Is there an easy way of drawing a “logarithmic spiral” without a doctoral in mathematics or special equipment? – Clarke O. Mazza
Tim Inman: Just how perfect does this have to be? A quick check on the interweb machine tells me there are lots of videos and websites showing how to do this mathematically. Essentially, you want to draw off an axis with about a dozen segments. Think clock face. Draw two perpendicular lines and then set off each 90 degree quadrant into three equal divisions. It is fun-with-a-straightedge-and-compass time! Draw concentric circles around your axis. Then just step off a straight line from one segment to the top of the next one. Repeat; keep going. When done, use a rounded edge and change the segment lines from straight ones to rounded ones.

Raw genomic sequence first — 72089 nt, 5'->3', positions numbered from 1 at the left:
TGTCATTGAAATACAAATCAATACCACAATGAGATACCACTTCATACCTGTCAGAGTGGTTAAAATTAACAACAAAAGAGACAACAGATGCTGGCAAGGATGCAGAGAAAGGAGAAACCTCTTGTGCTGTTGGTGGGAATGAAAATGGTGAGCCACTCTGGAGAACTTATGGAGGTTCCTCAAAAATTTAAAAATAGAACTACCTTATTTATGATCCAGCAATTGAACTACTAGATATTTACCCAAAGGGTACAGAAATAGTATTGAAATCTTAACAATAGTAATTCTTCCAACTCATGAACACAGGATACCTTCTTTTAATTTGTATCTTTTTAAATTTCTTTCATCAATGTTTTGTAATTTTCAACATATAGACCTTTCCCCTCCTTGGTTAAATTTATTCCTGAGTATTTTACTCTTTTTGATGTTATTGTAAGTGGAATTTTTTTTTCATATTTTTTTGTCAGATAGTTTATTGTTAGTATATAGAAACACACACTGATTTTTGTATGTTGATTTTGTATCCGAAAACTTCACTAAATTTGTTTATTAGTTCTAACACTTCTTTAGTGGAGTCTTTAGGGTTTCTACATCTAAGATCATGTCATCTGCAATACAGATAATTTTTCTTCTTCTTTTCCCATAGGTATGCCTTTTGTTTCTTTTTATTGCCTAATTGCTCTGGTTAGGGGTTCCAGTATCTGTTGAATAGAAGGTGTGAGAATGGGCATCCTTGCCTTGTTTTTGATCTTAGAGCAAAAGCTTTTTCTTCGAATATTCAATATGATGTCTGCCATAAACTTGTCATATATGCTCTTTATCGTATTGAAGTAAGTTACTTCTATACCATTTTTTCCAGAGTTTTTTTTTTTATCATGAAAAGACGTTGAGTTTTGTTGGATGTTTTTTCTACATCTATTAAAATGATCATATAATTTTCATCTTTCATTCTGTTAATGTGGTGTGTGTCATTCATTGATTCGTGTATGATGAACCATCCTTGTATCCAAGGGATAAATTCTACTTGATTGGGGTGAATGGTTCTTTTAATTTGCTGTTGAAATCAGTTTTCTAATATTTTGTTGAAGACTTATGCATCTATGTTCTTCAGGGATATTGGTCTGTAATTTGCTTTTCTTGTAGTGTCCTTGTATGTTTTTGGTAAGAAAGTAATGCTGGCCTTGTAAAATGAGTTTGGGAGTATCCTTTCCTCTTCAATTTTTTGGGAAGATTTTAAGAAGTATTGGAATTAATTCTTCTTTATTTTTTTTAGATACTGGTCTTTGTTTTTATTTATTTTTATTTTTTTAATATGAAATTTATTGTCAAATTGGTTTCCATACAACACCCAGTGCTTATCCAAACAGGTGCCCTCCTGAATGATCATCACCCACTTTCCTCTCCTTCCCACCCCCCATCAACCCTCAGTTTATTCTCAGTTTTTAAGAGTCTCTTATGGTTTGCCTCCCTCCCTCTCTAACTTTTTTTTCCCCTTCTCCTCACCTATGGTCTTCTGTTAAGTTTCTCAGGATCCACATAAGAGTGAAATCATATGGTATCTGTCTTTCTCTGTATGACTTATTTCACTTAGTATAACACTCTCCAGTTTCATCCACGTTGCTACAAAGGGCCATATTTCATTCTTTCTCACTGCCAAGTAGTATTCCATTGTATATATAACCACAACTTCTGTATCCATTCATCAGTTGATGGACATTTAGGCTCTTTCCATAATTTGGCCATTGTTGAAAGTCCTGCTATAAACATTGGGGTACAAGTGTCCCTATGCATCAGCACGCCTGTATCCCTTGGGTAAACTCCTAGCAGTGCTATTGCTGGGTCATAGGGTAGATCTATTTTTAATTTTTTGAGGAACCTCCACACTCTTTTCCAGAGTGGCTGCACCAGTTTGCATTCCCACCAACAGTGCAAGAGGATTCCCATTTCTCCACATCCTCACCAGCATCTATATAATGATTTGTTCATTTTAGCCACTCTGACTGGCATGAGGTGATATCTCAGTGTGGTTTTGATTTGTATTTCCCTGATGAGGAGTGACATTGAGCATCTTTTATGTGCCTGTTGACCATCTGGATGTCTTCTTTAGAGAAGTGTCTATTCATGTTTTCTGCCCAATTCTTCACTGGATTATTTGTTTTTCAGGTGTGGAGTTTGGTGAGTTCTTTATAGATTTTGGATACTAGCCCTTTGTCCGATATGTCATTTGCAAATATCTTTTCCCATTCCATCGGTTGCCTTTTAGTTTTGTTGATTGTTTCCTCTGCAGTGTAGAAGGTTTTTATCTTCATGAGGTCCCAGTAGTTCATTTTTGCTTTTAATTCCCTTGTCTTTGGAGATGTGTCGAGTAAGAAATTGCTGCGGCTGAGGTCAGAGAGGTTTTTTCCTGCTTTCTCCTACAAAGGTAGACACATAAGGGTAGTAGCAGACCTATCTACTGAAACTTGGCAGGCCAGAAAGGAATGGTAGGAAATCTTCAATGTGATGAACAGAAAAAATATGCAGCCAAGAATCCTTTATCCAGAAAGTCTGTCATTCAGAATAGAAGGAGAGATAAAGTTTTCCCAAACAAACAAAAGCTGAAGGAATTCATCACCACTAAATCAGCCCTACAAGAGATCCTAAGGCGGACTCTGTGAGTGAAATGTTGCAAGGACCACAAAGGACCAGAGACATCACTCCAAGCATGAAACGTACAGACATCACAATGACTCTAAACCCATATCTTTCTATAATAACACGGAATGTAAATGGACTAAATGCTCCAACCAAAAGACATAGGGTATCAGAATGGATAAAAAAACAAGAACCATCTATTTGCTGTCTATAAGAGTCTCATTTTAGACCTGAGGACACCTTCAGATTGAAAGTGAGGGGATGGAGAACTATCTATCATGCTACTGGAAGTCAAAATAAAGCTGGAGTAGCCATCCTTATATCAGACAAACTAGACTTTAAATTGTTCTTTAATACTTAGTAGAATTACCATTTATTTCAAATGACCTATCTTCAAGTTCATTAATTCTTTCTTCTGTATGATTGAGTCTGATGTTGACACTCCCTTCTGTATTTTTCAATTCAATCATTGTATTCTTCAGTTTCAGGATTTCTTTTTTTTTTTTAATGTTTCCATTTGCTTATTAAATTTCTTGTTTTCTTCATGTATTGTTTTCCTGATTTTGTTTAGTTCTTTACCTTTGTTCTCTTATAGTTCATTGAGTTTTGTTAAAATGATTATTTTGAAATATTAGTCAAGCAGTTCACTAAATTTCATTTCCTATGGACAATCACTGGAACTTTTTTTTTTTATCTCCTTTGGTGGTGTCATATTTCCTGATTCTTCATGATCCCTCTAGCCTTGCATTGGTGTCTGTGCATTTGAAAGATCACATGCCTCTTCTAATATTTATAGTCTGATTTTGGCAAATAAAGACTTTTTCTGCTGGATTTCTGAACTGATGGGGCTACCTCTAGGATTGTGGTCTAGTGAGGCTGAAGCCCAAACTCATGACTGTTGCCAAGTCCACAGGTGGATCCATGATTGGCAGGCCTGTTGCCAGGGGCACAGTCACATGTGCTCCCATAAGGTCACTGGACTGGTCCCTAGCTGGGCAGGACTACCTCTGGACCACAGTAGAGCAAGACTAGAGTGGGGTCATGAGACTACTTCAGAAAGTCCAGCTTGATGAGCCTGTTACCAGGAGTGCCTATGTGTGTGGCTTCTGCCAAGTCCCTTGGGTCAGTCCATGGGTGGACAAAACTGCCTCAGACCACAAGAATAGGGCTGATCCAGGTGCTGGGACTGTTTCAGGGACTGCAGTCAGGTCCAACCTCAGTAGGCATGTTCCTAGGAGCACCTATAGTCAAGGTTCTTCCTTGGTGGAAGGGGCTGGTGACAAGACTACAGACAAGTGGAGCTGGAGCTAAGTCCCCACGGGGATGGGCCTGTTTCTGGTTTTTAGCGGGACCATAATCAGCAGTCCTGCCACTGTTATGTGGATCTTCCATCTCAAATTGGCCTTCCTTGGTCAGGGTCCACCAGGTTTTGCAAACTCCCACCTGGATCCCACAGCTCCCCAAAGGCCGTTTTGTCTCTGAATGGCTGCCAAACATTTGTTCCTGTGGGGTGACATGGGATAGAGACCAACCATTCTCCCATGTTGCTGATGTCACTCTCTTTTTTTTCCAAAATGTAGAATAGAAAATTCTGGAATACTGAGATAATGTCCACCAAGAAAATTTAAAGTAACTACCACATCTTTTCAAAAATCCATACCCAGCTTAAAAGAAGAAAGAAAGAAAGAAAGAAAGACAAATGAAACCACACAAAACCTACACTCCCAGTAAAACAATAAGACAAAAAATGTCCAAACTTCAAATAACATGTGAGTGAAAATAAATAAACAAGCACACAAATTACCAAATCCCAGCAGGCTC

But here’s how we did it in the workshop long ago when we needed a spiral for a decorative carving. Get a piece of string and a pencil. You’ll also need a cylinder, something the “right” size. This will be up to you. It could be a paper towel core, a piece of dowel or a soup can. Just something round. Tape the string to your cylinder of choice. Tie the pencil to the other end of the string. Wrap the string around the cylinder until the pencil is right up against it. Put this assembly down on a piece of paper, and use the pencil to draw a line as you unwind the string from the cylinder. Bigger cylinders give different spiral patterns. Smaller cylinders make tighter curves. Get the idea? Of course, this won’t pass any math lovers’ ideas of how it should be done, but it does work, and you will have a nice spiral.